How do you approach your role as White House Correspondent? When I’m thinking about how to pose a question, I first try to anticipate the scripted response – and then find a way to get around it. It doesn’t always work out. Many times, officials simply refuse to answer — often by delivering a response to something that was not asked, then insisting the answer was given. I then have to decide if I’m going to chase down an answer that won’t come or move on to another topic. It’s always a game-time decision, and you always have to do your homework.
Pinnacle moment for you so far in your current role? I like to fully immerse myself in every assignment I take on, so last year I ran for the Board of the White House Correspondents Association and was grateful to be elected by my peers to a three-year term. The WHCA represents hundreds of members from print, TV, radio and online news, and the Board’s role is to advocate for access to the President and coordinate coverage with the administration. It’s a very demanding volunteer job, but one of the most rewarding experiences I’ve had yet.
What is it like covering President Biden’s administration And 2024 campaign?
I’ll be frank: this President is pretty averse to media interaction. Past presidents would come to the briefing room, regularly sit for interviews, substantially engage with reporters at events – not President Biden, or most of his senior staff. It places an outsized need for source building beyond the White House – whether at other federal agencies or on Capitol Hill.
What are you most looking forward to diving into as we get closer to the election? Debates can make or break a candidate’s track, and there are always winners and losers, surprises and drama. Although we won’t see President Biden on the stage until we’re past the primaries, it will be fascinating to watch the GOP field shake out — and when the final ticket is decided, the general will make for even more must-see TV.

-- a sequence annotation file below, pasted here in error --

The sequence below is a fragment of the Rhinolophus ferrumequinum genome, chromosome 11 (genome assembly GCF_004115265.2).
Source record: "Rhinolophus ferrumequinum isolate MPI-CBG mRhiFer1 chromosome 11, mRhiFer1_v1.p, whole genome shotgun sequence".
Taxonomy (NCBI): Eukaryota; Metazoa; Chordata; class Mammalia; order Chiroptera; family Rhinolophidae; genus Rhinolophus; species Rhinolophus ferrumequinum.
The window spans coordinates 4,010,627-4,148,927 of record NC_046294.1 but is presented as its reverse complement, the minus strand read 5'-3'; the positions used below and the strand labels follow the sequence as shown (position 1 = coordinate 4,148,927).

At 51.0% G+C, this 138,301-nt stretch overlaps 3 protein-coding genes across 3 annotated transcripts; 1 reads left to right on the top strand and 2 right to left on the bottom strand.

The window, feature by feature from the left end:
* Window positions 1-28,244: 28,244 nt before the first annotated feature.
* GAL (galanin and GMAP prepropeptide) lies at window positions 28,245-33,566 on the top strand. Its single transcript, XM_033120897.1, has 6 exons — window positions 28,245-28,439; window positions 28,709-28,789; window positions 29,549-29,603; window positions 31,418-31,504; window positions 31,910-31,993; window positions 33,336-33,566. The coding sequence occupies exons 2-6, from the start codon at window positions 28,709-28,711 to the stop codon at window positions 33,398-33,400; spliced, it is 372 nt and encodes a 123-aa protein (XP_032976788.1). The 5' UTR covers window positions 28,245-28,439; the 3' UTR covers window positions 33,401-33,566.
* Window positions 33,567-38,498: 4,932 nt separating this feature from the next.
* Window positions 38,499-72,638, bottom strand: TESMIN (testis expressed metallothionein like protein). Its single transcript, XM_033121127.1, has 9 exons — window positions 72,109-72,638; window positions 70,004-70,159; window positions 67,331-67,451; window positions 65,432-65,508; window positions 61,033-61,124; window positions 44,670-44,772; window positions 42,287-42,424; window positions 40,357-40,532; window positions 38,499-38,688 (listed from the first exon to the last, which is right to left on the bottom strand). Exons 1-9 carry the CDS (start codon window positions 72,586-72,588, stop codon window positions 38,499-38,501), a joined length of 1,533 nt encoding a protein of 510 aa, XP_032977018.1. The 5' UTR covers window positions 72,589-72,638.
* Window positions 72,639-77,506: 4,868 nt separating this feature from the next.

What are the issues / policy areas that aren’t getting enough coverage in your mind? Militarization of space and counterspace threats.
China especially is aiming to erode US influence across military, technological, economic, and diplomatic spheres. Russia, Iran, North Korea, and India are also seeking to position themselves as leading space powers.The stakes for national security are sobering – and the topic hasn’t been reported much.
Tips for competing in this field? I’m a stickler for details and never cut corners, so I always consider it a compliment when I’m trusted to break down a dense or nuanced topic and deliver it in a way people can understand.
Do you have a daily motto? It’s better to be right than it is to be first.We live in an age that is saturated with media, and often that includes misinformation, spin, and partisanship. As journalists, we can’t be lazy with the facts. Sometimes that means you don’t get to break the story – but it’s far more difficult to repair a broken reputation. I also never write for a targeted audience. My job is to report the truth, not police it.
Who are your journalistic heroes? Ever since I interned for Norah O’Donnell in college, she has graciously shared the inside track to navigating this historically male- dominated field. But on a daily basis, Dana Perino is at the top of my list. I’ll often reach out to a group of FOX anchors to brainstorm questions if I’m heading into a major event – and I can count on her for a brilliant response every single time, no matter the hour.
My Top Spots:
- The Library of Congress has tons of history to marvel at, and they also host lectures, workshops, exhibits, concerts, and film screenings – not to mention the weekly happy hour.
- My favorite place in the area to decompress is Transformational Acupuncture in Dupont Circle.
- If you’re in search of a White House official, go to Tatte! (1090 I St NW).
- Veronica Beard makes the best blazers and suits (1254 Wisconsin Ave NW).